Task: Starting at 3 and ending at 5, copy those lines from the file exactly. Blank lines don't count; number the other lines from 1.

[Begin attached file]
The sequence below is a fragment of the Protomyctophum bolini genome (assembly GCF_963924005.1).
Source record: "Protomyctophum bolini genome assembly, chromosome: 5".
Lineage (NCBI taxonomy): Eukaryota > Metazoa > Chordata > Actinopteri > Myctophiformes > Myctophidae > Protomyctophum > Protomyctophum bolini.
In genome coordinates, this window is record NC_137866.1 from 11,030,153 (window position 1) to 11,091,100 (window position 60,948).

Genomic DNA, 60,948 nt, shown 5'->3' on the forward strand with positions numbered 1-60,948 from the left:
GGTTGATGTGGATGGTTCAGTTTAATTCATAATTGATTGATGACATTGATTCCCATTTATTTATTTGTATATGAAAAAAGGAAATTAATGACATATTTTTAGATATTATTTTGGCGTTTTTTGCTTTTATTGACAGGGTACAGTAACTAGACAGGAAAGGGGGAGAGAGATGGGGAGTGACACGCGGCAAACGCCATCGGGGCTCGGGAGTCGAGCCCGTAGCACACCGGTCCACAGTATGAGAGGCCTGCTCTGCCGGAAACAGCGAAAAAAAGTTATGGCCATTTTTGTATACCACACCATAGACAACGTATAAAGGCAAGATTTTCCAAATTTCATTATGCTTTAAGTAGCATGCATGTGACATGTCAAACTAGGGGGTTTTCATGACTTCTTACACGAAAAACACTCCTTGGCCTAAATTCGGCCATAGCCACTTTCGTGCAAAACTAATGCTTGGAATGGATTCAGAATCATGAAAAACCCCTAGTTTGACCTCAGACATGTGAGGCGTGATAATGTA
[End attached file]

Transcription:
Lineage (NCBI taxonomy): Eukaryota > Metazoa > Chordata > Actinopteri > Myctophiformes > Myctophidae > Protomyctophum > Protomyctophum bolini.
In genome coordinates, this window is record NC_137866.1 from 11,030,153 (window position 1) to 11,091,100 (window position 60,948).

Genomic DNA, 60,948 nt, shown 5'->3' on the forward strand with positions numbered 1-60,948 from the left: